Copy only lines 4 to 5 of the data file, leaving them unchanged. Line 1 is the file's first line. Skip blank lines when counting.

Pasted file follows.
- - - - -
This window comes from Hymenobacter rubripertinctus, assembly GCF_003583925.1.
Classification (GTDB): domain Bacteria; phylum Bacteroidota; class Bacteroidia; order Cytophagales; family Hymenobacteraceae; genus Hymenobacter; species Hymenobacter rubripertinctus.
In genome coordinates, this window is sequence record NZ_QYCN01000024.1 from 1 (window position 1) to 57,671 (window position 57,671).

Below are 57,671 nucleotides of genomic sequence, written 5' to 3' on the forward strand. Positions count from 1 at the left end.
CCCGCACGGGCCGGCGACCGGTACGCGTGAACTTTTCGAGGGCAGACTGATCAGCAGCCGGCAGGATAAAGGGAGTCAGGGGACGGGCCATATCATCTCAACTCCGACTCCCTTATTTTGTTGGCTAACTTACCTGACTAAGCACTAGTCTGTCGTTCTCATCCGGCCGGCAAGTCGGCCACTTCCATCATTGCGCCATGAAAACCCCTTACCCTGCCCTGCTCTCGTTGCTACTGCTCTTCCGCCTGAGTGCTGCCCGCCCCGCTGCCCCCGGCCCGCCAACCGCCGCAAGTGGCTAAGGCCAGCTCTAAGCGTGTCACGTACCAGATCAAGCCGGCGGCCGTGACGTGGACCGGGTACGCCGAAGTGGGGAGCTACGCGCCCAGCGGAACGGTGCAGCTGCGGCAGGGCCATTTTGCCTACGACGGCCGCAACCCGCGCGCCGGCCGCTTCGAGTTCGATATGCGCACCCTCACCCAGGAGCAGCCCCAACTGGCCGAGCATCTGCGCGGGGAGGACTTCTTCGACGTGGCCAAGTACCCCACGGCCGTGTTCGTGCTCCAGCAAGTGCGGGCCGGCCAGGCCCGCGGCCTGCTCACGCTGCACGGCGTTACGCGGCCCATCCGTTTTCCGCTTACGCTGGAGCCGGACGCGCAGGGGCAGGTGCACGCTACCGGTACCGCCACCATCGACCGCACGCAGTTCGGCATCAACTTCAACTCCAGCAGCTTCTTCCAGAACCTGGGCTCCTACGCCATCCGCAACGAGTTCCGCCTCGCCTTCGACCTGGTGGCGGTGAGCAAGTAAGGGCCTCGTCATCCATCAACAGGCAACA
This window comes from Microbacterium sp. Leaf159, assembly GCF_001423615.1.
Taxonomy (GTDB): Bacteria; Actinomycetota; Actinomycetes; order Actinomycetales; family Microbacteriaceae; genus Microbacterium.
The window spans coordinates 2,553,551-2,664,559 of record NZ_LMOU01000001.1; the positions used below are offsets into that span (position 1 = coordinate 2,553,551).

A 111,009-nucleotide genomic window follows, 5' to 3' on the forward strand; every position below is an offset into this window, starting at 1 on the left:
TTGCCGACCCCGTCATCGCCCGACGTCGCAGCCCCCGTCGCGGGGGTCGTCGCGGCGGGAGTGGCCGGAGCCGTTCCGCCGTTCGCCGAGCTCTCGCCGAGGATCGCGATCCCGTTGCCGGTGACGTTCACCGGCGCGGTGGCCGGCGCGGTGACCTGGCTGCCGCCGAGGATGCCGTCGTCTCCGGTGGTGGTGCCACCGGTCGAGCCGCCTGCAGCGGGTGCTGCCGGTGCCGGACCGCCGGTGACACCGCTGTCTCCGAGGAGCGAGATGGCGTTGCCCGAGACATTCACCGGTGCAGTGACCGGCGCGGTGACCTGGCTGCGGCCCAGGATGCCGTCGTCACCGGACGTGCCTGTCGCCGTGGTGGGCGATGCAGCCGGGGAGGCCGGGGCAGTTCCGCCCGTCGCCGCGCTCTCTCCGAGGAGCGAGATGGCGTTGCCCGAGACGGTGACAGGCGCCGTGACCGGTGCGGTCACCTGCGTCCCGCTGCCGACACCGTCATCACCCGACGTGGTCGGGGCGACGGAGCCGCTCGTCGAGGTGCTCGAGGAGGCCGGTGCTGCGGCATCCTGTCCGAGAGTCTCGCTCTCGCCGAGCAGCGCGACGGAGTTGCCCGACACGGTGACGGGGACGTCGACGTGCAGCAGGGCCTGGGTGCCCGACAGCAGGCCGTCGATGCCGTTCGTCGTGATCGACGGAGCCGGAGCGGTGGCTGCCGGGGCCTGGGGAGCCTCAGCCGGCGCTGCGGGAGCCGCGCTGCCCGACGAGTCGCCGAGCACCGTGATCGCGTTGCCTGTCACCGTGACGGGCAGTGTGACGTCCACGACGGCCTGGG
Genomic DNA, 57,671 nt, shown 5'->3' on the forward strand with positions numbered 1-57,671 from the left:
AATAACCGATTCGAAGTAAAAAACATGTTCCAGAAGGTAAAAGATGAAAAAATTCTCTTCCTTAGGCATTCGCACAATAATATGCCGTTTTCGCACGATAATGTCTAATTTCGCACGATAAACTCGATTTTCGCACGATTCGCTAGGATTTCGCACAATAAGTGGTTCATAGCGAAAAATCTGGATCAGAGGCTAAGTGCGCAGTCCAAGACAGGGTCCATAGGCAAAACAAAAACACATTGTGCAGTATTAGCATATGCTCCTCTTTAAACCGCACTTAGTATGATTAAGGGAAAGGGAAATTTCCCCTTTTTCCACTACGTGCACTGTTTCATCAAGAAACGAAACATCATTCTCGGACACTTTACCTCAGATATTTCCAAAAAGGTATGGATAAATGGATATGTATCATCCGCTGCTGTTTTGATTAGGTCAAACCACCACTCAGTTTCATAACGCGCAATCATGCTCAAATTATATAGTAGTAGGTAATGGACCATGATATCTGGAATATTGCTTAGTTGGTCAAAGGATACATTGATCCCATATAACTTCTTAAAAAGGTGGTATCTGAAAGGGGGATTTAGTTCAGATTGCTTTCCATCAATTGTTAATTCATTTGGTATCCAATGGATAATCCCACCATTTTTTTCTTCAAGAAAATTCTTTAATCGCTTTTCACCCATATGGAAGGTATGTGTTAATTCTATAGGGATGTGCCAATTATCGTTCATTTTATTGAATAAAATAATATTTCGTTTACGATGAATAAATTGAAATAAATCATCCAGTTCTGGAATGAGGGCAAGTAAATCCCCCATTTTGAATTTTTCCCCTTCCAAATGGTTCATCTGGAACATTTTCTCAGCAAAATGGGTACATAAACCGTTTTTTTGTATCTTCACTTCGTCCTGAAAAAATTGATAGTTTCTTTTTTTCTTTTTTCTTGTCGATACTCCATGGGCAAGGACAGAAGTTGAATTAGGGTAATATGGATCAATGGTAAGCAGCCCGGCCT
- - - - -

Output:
Below are 57,671 nucleotides of genomic sequence, written 5' to 3' on the forward strand. Positions count from 1 at the left end.
CCCGCACGGGCCGGCGACCGGTACGCGTGAACTTTTCGAGGGCAGACTGATCAGCAGCCGGCAGGATAAAGGGAGTCAGGGGACGGGCCATATCATCTCAACTCCGACTCCCTTATTTTGTTGGCTAACTTACCTGACTAAGCACTAGTCTGTCGTTCTCATCCGGCCGGCAAGTCGGCCACTTCCATCATTGCGCCATGAAAACCCCTTACCCTGCCCTGCTCTCGTTGCTACTGCTCTTCCGCCTGAGTGCTGCCCGCCCCGCTGCCCCCGGCCCGCCAACCGCCGCAAGTGGCTAAGGCCAGCTCTAAGCGTGTCACGTACCAGATCAAGCCGGCGGCCGTGACGTGGACCGGGTACGCCGAAGTGGGGAGCTACGCGCCCAGCGGAACGGTGCAGCTGCGGCAGGGCCATTTTGCCTACGACGGCCGCAACCCGCGCGCCGGCCGCTTCGAGTTCGATATGCGCACCCTCACCCAGGAGCAGCCCCAACTGGCCGAGCATCTGCGCGGGGAGGACTTCTTCGACGTGGCCAAGTACCCCACGGCCGTGTTCGTGCTCCAGCAAGTGCGGGCCGGCCAGGCCCGCGGCCTGCTCACGCTGCACGGCGTTACGCGGCCCATCCGTTTTCCGCTTACGCTGGAGCCGGACGCGCAGGGGCAGGTGCACGCTACCGGTACCGCCACCATCGACCGCACGCAGTTCGGCATCAACTTCAACTCCAGCAGCTTCTTCCAGAACCTGGGCTCCTACGCCATCCGCAACGAGTTCCGCCTCGCCTTCGACCTGGTGGCGGTGAGCAAGTAAGGGCCTCGTCATCCATCAACAGGCAACA